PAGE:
Shiga toxin-encoding phage from Escherichia coli O157:H7 - interactions with non-pathogenic E. coli and implications for toxin production
The foodborne pathogen, Eschericia coli O157:H7, causes about 73,000 cases of illness/year in the U.S. Life-threatening complications include hemorrhagic colitis and hemolytic uremic syndrome. A major disease determinant for O157:H7 is the production of Shiga toxin (Stx) in the intestine. Two immunologically distinct types of Stx, Stx1 and Stx2, can be produced by O157:H7, and the production of Stx2 has been epidemiologically linked to more severe disease. Regulation of the Shiga toxins by E. coli is unique. The toxin genes are encoded in the late gene region of a lambdoid bacteriophage lysogenized in the O157:H7 chromosome. The toxin genes are silent during lysogeny, and induction of the phage to enter the lytic cycle results in the production of phage and, concomitantly, toxin. We examined the hypothesis that during infection, toxin-encoding phage produced by O157:H7 infect intestinal E. coli , resulting in amplification of phage and toxin production. We have shown that this phenomenon does occur, both in vitro and in vivo. Clinical O157:H7 strains were further studied. Stx2-encoding phage from seven O157:H7 isolates were found to be variable with respect to protein profiles, cross-immunity and cross-lysogeny, even when the phage originated from O157:H7 isolates that were indistinguishable by molecular typing. We also studied the interaction of these phage with normal human E. coli . Only two of the seven phage were able to amplify toxin in normal E. coli , indicating that this phenomenon, while present, is rare. Lysogeny of normal E. coli by these two phage differed, and further inspection of the results suggests that normal E. coli that belong to the phylogenetic groups A1 and B are more susceptible to lysogeny. Characterization of the interaction between Stx phage and normal E. coli lead to the discovery of FI-29, a normal E. coli isolate that neutralizes Stx2, but not Stx1, by binding the toxin. Lipopolysaccharide (LPS) was shown to be the neutralizing agent. FI-29 LPS belongs to the O107/O117 serotypes, and E. coli strains of either serotype also neutralize toxin. FI-29 may be a potential probiotic or therapeutic for the prevention and treatment of O157:H7 disease.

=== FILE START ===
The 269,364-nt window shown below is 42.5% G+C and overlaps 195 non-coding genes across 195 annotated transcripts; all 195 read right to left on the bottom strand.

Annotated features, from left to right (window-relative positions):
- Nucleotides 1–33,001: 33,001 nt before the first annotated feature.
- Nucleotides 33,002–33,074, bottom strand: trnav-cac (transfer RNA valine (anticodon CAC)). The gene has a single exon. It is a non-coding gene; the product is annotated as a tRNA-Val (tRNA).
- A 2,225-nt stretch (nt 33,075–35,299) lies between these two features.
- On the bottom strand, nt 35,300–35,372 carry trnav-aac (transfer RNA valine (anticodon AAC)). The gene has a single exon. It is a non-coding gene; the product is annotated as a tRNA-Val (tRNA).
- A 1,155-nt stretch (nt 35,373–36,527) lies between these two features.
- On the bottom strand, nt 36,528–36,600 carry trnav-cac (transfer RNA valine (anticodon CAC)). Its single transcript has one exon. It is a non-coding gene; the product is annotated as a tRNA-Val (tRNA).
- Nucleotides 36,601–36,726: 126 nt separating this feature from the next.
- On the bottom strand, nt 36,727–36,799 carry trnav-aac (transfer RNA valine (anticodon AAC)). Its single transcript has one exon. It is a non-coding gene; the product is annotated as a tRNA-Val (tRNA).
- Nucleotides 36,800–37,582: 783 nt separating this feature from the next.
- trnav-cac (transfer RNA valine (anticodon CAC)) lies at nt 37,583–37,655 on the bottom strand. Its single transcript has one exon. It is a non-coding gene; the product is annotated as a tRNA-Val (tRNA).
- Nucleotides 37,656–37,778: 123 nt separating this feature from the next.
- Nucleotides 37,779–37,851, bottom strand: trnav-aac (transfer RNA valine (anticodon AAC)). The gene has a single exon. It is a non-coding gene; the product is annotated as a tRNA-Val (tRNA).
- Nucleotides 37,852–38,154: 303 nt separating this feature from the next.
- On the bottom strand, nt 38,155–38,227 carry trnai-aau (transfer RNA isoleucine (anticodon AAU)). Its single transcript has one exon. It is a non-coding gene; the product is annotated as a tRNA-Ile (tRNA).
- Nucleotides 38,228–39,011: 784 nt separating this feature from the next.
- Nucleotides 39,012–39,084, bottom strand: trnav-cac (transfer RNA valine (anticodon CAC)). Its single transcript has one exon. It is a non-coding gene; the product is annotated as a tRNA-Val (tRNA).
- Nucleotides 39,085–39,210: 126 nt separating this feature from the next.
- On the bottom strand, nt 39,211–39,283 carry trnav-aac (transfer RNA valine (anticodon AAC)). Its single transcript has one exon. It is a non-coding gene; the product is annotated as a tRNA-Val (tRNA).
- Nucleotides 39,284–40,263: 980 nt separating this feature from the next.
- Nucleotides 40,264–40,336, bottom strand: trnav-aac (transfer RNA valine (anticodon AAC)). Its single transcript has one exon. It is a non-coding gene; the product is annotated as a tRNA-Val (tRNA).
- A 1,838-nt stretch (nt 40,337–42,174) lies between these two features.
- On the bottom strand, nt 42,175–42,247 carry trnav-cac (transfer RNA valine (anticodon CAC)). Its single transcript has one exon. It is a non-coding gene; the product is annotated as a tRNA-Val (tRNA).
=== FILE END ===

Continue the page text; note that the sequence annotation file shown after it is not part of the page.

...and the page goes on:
School:University of Cincinnati
School Location:USA - Ohio
Source Type:Master's Thesis
Keywords:e coli o157 h7 shiga toxin phage amplification neutralization gb3
Date of Publication:01/01/2004